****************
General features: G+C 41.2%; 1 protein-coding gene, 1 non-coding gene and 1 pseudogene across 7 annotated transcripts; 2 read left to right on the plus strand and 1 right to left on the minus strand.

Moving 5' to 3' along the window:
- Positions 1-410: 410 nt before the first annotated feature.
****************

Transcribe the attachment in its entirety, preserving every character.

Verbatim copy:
General features: G+C 41.2%; 1 protein-coding gene, 1 non-coding gene and 1 pseudogene across 7 annotated transcripts; 2 read left to right on the plus strand and 1 right to left on the minus strand.

Moving 5' to 3' along the window:
- Positions 1-410: 410 nt before the first annotated feature.